Volume 47, Issue 10 p. 2086-2091
Original article

Production of biogenic amines by lactic acid bacteria and bifidobacteria isolated from dairy products and beer

Eva Lorencová

Eva Lorencová

Department of Fat, Tenside and Cosmetics Technology, Faculty of Technology, Tomas Bata University in Zlín, nám. T. G. Masaryka 5555, 760 01 Zlín, Czech Republic

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Leona Buňková

Corresponding Author

Leona Buňková

Department of Fat, Tenside and Cosmetics Technology, Faculty of Technology, Tomas Bata University in Zlín, nám. T. G. Masaryka 5555, 760 01 Zlín, Czech Republic

Fax: +420 577 210 172;
e-mail: [email protected]Search for more papers by this author
Dagmar Matoulková

Dagmar Matoulková

Research Institute of Brewing and Malting, Lipová 15, 120 44 Praha 2, Czech Republic

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Vladimír Dráb

Vladimír Dráb

Dairy Research Institute, Ke Dvoru 12a, 160 00 Praha, Czech Republic

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Pavel Pleva

Pavel Pleva

Department of Fat, Tenside and Cosmetics Technology, Faculty of Technology, Tomas Bata University in Zlín, nám. T. G. Masaryka 5555, 760 01 Zlín, Czech Republic

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Vlastimil Kubáň

Vlastimil Kubáň

Department of Food Technology and Microbiology, Faculty of Technology, Tomas Bata University in Zlín, nám. T. G. Masaryka 5555, 760 01 Zlín, Czech Republic

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František Buňka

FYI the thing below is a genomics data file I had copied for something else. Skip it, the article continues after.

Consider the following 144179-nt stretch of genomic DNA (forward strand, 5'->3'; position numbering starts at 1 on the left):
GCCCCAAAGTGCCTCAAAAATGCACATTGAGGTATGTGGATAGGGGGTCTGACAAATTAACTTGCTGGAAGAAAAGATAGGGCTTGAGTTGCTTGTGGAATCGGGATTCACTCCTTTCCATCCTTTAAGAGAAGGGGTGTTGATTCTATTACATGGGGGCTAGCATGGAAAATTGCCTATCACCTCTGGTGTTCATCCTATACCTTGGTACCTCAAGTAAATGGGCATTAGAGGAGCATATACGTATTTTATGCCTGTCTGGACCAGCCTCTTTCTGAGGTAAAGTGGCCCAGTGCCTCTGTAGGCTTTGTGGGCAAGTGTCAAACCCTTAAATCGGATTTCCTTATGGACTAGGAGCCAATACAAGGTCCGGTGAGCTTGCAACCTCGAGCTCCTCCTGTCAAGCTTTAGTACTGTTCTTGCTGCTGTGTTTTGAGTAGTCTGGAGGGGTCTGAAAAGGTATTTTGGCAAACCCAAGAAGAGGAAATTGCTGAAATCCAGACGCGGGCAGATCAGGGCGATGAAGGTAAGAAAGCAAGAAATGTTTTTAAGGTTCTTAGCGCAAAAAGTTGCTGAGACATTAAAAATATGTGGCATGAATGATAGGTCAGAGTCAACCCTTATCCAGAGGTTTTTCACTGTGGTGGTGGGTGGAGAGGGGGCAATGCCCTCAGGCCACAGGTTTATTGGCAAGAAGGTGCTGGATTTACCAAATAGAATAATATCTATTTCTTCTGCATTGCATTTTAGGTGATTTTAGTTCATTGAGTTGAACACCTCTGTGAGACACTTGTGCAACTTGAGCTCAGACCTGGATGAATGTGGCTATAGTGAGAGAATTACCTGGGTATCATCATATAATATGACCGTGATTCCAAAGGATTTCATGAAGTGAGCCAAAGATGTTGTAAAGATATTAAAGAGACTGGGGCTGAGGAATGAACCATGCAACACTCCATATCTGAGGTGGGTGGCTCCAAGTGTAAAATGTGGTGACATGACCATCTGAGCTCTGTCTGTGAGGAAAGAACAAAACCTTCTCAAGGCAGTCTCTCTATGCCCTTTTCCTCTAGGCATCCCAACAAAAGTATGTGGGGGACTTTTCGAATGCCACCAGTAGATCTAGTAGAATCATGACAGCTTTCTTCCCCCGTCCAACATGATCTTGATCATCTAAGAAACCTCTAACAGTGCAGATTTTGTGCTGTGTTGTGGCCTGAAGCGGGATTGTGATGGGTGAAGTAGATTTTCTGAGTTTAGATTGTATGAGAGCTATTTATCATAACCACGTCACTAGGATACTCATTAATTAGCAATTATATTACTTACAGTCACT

František Buňka

Department of Food Technology and Microbiology, Faculty of Technology, Tomas Bata University in Zlín, nám. T. G. Masaryka 5555, 760 01 Zlín, Czech Republic

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First published: 04 July 2012
Citations: 60

Summary

The aim was to monitor production of eight biogenic amines (BAs) (histamine, tyramine (TYR), tryptamine, putrescine, cadaverine (CAD), phenylethylamine, spermine and spermidine) by selected 81 lactic acid bacteria (LAB) strains: Lactobacillus, Lactococcus, Leuconostoc, Enterococcus, Pediococcus, Tetragenococcus and Bifidobacterium. The tested LAB and bifidobacteria were isolated from dairy products and beer. The decarboxylase activity of the micro-organisms was studied in growth medium after cultivation. The activity was monitored by HPLC after the pre-column derivatisation with dansylchloride. Fifty LAB showed decarboxylase activity. Thirty-one strains produced low concentrations of CAD (≤10 mg L−1). Almost 70% of beer isolates generated higher amounts of TYR (≤3000 mg L−1). Most of the tested LAB demonstrated decarboxylase activity. The above micro-organisms can contribute to the increase of content of BAs in dairy products or beer and thereby threaten food safety and health of consumers. Production of BAs even by the representatives of some probiotic strains (Bifidobacterium and Lactobacillus rhamnosus) was detected in this research. This study has also proved that contaminating LAB can act as sources of higher amounts of CAD and TYR in beer.